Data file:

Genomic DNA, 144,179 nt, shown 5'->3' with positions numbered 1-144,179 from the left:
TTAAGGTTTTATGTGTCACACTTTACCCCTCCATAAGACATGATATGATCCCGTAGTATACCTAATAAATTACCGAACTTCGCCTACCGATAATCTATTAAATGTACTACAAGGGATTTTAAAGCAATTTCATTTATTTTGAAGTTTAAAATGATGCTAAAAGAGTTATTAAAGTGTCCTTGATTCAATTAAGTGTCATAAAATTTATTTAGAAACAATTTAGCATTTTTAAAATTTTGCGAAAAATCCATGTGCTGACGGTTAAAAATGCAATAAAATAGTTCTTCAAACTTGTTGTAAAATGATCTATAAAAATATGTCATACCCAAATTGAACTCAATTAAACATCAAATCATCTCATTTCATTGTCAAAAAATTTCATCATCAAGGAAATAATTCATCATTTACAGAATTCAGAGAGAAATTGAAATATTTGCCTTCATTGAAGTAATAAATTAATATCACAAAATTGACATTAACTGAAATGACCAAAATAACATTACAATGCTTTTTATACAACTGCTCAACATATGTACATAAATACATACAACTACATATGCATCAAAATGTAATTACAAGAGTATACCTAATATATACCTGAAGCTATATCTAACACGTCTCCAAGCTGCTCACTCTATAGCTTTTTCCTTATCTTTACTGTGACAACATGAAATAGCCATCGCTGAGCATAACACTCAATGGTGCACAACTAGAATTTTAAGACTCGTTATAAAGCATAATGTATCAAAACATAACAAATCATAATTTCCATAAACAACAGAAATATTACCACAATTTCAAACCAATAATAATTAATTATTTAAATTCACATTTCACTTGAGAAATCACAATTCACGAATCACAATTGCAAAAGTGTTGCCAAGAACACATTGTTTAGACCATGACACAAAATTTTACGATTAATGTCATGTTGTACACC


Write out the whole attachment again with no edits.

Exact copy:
Genomic DNA, 144,179 nt, shown 5'->3' with positions numbered 1-144,179 from the left:
TTAAGGTTTTATGTGTCACACTTTACCCCTCCATAAGACATGATATGATCCCGTAGTATACCTAATAAATTACCGAACTTCGCCTACCGATAATCTATTAAATGTACTACAAGGGATTTTAAAGCAATTTCATTTATTTTGAAGTTTAAAATGATGCTAAAAGAGTTATTAAAGTGTCCTTGATTCAATTAAGTGTCATAAAATTTATTTAGAAACAATTTAGCATTTTTAAAATTTTGCGAAAAATCCATGTGCTGACGGTTAAAAATGCAATAAAATAGTTCTTCAAACTTGTTGTAAAATGATCTATAAAAATATGTCATACCCAAATTGAACTCAATTAAACATCAAATCATCTCATTTCATTGTCAAAAAATTTCATCATCAAGGAAATAATTCATCATTTACAGAATTCAGAGAGAAATTGAAATATTTGCCTTCATTGAAGTAATAAATTAATATCACAAAATTGACATTAACTGAAATGACCAAAATAACATTACAATGCTTTTTATACAACTGCTCAACATATGTACATAAATACATACAACTACATATGCATCAAAATGTAATTACAAGAGTATACCTAATATATACCTGAAGCTATATCTAACACGTCTCCAAGCTGCTCACTCTATAGCTTTTTCCTTATCTTTACTGTGACAACATGAAATAGCCATCGCTGAGCATAACACTCAATGGTGCACAACTAGAATTTTAAGACTCGTTATAAAGCATAATGTATCAAAACATAACAAATCATAATTTCCATAAACAACAGAAATATTACCACAATTTCAAACCAATAATAATTAATTATTTAAATTCACATTTCACTTGAGAAATCACAATTCACGAATCACAATTGCAAAAGTGTTGCCAAGAACACATTGTTTAGACCATGACACAAAATTTTACGATTAATGTCATGTTGTACACC